U.S. adults may be more aware of the need to exercise and count calories than they once were, but more of them than ever are overweight.
The number of overweight adults, which had remained stable at about a fourth of the adult population from 1960 through 1980, suddenly jumped to a third of all adults between 1980 and 1991, according to a recent study by the National Center for Health Statistics in the Centers for Disease Control and Prevention in Atlanta.
For purposes of the study, obesity was defined as being 20 percent or more above a person's desirable weight. That is about 25 pounds for an average 5-feet-4-inch woman and 30 pounds for an average 5-feet-10-inch man.
The increase in obesity rates continues despite a growing awareness that it has a negative effect on health and despite the continued growth of the diet industry, now estimated to have revenues of $40 billion to $50 billion a year.
The study's figures on children were not available last week, but several experts who had seen the data said that obesity among the nation's youth was increasing at an even faster rate than it was among adults.
Although the study confirms what experts have said they suspected, it is the first time the growth of the problem in the '80s has been measured.
The data on American weight patterns have been collected in several government surveys that began in 1960. The studies are designed to
determine the relationship between diet and health and help the government implement its food assistance programs.
The latest study found that the groups with the highest proportion of overweight people were black non-Hispanic women, at 49.5 percent, and Mexican-American women, at 47.9 percent. Those levels represent increases of 12.2 percent and 15.7 percent, respectively, compared with the 1980 rates.
Although the percentage of white non-Hispanic women who are overweight is lower, 32.4 percent, obesity in that group increased at a much higher rate, 35.6 percent, from 1980 to 1991.
The study offers additional support to health and nutrition professionals who argue that a national campaign to reduce obesity is essential to contain health care costs.
Dr. Philip Lee, assistant secretary of health in the Department of Health and Human Services, said Friday: "The government is not doing enough. It is not focused. We don't have a coherent across-the-board policy. We are in the process of developing one."
On Tuesday, the Journal of the American Medical Association will publish an article based on the study's findings about adults. In an editorial that will accompany the article, Dr. F. Xavier Pi-Sunyer, director of the division of endocrinology, diabetes and nutrition at St. Luke's-Roosevelt Hospital and a professor of medicine at Columbia University, wrote: "The proportion of the population that is obese is incredible. If this was about tuberculosis, it would be called an epidemic."
Dr. Pi-Sunyer added: "The problem with obesity is that once you have it, it is very difficult to treat. What you want to do is prevent it."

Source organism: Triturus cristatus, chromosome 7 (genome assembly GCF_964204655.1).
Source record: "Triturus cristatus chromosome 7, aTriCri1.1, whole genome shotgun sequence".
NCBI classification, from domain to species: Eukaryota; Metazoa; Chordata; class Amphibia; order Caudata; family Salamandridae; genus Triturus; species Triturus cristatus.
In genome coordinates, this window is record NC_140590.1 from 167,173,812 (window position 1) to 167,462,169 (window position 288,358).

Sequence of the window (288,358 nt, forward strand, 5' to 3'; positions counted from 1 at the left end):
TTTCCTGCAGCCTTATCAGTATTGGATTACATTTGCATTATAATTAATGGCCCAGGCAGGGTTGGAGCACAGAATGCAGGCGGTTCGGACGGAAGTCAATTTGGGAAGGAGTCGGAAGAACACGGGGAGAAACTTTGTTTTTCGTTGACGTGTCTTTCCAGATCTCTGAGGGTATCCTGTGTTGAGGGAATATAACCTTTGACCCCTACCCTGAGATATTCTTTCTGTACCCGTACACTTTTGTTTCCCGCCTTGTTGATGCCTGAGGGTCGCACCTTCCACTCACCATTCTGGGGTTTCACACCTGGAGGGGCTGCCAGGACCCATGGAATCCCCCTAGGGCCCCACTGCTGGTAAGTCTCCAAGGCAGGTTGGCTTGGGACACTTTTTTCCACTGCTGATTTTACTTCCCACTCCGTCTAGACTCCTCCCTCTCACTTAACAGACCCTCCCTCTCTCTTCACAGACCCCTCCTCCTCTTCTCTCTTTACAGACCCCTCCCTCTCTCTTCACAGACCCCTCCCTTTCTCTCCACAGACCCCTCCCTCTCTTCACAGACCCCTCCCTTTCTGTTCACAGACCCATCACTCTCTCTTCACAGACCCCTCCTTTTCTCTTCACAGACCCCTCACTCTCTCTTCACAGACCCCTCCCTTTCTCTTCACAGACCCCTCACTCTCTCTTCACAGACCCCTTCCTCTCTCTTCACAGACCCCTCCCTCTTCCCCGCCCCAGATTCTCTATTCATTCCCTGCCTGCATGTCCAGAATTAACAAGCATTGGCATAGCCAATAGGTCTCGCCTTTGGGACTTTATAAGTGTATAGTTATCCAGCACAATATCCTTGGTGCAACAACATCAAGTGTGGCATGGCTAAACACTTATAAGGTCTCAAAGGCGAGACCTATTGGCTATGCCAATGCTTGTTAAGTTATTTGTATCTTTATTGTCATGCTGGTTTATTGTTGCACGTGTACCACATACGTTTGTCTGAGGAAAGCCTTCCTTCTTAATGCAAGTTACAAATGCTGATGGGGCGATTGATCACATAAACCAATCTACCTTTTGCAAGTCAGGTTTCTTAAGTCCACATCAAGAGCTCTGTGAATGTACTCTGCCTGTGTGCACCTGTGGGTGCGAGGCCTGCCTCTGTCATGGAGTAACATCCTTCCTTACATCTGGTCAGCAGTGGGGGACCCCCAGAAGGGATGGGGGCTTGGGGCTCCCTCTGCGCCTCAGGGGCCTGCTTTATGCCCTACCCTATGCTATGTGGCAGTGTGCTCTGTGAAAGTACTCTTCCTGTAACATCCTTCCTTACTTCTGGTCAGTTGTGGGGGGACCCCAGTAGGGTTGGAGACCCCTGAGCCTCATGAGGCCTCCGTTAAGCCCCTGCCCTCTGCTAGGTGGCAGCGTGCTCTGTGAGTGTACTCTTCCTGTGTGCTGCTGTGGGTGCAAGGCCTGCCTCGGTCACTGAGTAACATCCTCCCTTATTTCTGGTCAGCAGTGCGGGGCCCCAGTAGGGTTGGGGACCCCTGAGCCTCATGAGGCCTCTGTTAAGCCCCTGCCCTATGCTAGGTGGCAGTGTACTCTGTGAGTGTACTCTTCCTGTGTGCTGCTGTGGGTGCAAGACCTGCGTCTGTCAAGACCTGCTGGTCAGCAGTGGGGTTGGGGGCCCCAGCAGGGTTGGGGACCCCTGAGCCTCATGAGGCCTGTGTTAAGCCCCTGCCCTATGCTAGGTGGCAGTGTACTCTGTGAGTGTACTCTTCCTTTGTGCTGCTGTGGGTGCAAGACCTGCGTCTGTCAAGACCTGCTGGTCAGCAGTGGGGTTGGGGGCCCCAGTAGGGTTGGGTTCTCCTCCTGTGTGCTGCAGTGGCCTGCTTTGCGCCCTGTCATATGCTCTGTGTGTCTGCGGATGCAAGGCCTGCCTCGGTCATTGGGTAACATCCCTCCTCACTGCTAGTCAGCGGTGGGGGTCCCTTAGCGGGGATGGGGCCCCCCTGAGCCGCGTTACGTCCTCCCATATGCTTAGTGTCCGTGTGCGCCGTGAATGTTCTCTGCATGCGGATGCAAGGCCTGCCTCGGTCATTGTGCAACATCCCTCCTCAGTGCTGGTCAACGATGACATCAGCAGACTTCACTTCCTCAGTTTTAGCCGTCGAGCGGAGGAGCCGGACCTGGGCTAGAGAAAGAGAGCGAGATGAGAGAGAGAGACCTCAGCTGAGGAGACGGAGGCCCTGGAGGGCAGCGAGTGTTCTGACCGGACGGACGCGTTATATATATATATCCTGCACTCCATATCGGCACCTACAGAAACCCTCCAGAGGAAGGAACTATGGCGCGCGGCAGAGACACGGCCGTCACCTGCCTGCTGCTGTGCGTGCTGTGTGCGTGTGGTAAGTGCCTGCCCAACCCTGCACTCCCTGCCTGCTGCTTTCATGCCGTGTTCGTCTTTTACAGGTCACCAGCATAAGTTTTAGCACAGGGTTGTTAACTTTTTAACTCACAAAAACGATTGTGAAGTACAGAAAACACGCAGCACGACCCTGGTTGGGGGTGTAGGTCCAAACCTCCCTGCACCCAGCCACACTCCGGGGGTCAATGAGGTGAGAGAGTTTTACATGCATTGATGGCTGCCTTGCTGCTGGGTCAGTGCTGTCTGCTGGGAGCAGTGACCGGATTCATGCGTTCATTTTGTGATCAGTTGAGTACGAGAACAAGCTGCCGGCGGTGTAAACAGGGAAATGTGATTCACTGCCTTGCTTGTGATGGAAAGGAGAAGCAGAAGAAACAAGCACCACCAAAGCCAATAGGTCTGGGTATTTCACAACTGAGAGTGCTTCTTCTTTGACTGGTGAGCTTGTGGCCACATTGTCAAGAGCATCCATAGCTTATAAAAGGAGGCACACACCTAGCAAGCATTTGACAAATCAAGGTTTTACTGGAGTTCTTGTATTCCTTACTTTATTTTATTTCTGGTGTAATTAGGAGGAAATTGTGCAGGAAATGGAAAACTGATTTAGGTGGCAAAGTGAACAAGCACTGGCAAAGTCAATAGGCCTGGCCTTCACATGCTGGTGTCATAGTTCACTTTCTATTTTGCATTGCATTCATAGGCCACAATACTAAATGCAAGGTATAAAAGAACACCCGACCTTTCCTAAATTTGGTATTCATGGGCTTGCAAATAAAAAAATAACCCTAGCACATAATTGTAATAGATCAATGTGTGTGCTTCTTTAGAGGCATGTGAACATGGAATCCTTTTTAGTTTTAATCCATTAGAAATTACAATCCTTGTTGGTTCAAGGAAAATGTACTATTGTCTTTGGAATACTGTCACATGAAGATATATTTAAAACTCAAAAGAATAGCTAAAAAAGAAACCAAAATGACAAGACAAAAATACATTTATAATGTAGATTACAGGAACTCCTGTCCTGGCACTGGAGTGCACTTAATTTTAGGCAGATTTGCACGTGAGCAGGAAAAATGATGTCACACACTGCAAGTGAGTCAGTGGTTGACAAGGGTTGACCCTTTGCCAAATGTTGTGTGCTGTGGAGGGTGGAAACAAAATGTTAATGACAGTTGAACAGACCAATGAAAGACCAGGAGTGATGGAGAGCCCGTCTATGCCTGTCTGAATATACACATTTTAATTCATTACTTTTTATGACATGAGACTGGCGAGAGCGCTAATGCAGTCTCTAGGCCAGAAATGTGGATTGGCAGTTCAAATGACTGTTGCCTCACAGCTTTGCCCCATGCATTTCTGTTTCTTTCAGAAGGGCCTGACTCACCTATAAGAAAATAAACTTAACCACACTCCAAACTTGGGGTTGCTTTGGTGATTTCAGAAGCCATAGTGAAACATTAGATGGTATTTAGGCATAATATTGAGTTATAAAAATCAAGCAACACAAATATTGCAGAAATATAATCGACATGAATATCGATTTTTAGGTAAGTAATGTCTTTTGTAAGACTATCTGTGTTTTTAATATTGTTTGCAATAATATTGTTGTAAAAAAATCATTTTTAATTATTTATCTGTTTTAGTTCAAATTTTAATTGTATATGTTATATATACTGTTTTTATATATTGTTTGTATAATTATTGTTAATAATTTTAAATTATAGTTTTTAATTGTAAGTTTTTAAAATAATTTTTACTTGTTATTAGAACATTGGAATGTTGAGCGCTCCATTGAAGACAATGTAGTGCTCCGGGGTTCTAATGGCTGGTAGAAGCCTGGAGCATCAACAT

Despite the relationship between obesity and chronic diseases of the heart and other organs, obesity is usually defined not as a disease, but as a condition that will yield to old-fashioned willpower.
Neither the federal government, insurance companies nor the medical profession devote many resources to preventing obesity. According to the Agriculture Department, the food industry spends $36 billion a year on advertising in the United States.
But federal expenditures for nutrition education are minuscule. For example, the government allots states $50,000 each for nutrition education in schools. The annual advertising budget for Kellogg's Frosted Flakes is twice the budget for the National Cancer Institute's entire "5 a Day" program, which promotes the consumption of fruits and vegetables.
Obesity cost the nation $68.8 billion in 1990, according to a study by Graham Colditz, an associate professor of medicine at Harvard Medical School. His study, which appeared in PharmacoEconomics, an international journal of economic and quality evaluation of drug therapy, drew its estimates from the costs of medical problems that have been tied to obesity, including cancer, cardiovascular disease, adult-onset diabetes and gallbladder disease.
Few insurance companies or health maintenance organizations will reimburse the cost of medical or nutritional counseling to lose weight. Among the health care bills now being considered by Congress, preventive nutrition programs and reimbursement for nutrition counseling are either optional or absent.
"There is no commitment to obesity as a public health problem," said Dr. William Dietz, director of clinical nutrition at the New England Medical Center in Boston. "We've ignored it and blamed it on gluttony and sloth."
Experts agree that the root causes of obesity in this country -- a sedentary lifestyle and an abundance of food -- are very difficult to change.
"It's what I call the 3,700-calorie-a-day problem," said Marion Nestle, chairwoman of the Department of Nutrition at New York University and managing editor of the 1988 Surgeon General's Report on Nutrition and Health.
The Department of Agriculture reports that the American food supply produces 3,700 calories a day for every man, woman and child. Women's caloric needs are only about half that amount, and men's about two-thirds.
But people are constantly bombarded with food messages that encourage them to eat far more than they need, Ms. Nestle said.